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From Wounded Warrior to Warrior Angel PDF Print E-mail
When Andrew Marr left his home of Argyle, Texas, to compete at the 2016 Department of Defense Warrior Games, winning his respective events of discus and shotput was not the first thing on his mind.

"Winning is a byproduct," said Marr, a medically retired Special Forces combat engineer. "I always try to contribute and perform to the best of my abilities and by doing that, my hope is that it will inspire and encourage others to know that they can do the same."

Marr's journey toward becoming an inspiration to other wounded warriors began years ago when he suffered a Traumatic Brain Injury (TBI) after receiving enemy 107mm rocket fire during a combat mission in Wardak, Afghanistan.

"I came back to and we were in a fight, so there wasn't really any time to think about it or talk about it," said Marr. "And it was just part of the job, so I didn't think much about it after that.

In addition to the rocket attack, Marr was continuously exposed to blast waves while performing his functions as a combat engineer.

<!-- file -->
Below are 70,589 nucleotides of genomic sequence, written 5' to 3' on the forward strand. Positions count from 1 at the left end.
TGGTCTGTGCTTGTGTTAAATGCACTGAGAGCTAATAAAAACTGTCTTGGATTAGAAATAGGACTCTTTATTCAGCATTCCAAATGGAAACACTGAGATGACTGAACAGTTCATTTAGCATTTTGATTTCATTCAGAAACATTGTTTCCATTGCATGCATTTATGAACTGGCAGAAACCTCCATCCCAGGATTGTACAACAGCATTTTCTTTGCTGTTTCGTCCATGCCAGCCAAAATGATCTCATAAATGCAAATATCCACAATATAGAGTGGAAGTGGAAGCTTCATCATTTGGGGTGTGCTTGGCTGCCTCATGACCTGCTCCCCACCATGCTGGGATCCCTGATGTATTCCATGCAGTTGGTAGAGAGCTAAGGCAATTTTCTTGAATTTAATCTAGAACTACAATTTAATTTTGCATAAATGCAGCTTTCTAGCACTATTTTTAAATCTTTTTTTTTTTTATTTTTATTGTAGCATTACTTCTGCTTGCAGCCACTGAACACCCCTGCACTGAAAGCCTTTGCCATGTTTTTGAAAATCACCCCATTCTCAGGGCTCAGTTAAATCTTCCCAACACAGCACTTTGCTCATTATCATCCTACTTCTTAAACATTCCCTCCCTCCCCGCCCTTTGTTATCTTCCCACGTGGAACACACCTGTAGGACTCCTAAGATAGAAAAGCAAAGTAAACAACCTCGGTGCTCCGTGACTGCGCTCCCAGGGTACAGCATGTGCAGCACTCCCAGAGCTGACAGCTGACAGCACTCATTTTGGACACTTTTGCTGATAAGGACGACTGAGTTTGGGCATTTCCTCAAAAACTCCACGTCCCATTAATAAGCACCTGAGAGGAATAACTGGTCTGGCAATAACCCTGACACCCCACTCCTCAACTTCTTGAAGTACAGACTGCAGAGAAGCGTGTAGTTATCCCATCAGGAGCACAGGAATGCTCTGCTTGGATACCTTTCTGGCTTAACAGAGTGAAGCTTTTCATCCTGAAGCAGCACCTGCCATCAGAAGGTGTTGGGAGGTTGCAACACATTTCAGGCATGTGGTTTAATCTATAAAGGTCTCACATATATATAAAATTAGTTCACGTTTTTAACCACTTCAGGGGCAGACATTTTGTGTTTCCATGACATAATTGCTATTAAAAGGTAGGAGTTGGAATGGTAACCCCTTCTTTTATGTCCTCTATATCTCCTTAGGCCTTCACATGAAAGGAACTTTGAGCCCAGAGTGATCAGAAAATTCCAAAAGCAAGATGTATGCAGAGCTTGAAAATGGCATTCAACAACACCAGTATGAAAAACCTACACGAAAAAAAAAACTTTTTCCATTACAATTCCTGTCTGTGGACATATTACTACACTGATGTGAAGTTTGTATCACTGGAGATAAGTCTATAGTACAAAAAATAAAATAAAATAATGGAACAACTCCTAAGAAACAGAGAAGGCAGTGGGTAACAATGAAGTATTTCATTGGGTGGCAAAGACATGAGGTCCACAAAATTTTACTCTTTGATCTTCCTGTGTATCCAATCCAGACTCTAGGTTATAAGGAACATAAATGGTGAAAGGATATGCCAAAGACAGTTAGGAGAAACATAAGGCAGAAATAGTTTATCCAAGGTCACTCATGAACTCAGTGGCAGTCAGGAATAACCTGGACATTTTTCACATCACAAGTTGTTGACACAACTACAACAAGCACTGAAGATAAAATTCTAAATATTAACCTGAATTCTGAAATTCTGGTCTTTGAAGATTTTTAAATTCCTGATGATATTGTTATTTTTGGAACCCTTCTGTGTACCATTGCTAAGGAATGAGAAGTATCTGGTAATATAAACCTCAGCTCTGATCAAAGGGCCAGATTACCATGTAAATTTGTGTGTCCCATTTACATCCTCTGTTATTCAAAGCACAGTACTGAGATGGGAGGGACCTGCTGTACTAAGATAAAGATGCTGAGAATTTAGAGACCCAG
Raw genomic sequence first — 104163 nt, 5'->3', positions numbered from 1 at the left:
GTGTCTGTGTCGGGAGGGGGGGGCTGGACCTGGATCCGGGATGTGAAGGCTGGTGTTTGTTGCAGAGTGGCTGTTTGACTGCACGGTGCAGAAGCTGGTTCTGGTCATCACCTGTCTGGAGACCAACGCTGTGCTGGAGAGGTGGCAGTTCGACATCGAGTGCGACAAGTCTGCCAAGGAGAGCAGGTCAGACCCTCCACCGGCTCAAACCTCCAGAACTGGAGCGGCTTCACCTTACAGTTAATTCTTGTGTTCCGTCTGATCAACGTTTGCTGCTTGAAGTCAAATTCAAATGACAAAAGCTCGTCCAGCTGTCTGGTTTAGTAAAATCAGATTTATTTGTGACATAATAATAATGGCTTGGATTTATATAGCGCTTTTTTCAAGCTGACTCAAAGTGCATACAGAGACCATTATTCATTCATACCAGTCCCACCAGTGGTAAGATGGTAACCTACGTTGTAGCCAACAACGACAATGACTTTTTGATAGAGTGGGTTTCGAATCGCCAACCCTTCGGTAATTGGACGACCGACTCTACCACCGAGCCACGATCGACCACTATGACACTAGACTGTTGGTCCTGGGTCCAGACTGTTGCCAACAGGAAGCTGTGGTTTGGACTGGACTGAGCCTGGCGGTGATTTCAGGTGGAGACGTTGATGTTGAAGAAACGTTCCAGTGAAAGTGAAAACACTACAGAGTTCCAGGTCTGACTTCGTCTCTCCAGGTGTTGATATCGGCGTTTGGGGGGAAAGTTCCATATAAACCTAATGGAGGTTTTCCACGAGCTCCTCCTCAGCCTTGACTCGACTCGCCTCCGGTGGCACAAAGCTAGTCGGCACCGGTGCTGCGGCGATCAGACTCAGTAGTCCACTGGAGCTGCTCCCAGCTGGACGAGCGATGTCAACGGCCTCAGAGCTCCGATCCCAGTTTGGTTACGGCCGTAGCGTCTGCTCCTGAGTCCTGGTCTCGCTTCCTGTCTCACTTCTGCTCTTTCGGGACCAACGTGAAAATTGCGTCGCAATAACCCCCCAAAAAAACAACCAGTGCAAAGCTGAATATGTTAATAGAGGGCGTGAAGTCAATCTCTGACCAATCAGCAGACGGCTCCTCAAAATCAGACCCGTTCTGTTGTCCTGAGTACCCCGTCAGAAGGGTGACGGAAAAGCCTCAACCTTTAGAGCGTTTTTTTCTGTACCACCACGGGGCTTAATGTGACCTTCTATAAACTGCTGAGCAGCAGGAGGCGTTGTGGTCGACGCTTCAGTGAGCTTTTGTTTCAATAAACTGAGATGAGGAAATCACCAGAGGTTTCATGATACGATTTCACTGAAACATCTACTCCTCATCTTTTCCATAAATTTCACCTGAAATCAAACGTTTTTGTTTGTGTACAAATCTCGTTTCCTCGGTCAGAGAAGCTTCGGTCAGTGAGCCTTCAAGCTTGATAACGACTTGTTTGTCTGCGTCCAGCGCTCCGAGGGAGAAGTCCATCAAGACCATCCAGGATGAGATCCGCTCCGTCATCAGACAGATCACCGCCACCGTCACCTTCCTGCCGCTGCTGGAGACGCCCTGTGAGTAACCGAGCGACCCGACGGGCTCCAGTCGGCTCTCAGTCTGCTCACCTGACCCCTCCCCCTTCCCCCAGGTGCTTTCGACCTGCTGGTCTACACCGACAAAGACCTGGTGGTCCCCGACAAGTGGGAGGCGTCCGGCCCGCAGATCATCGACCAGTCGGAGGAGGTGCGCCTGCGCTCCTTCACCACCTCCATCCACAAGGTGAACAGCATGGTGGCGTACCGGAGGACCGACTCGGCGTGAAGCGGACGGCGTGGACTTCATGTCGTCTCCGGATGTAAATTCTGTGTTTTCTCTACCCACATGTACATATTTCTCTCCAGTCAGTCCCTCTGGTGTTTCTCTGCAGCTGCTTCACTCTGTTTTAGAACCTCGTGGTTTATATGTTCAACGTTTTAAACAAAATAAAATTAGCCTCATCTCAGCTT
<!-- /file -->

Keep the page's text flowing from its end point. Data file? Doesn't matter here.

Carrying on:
"I was a breacher for our team. So, that means I put surgical explosive charges on denied points of entry," said Marr. "Being that my specialty was explosives, I was around countless explosions -- hundreds, if not thousands. Back then, we never made any correlation between head trauma and blast waves. It just wasn't a thing, nobody knew anything about it."

Eventually, the symptoms of his injury -- memory loss, vision issues, migraines, lost vocabulary, and depression -- led him to seek treatment for his TBI. During his journey, Marr says he crossed paths with a neuro-endocrinologist who not only drastically helped improve his condition, but in doing so inspired him to try to help others with the same condition. 
 
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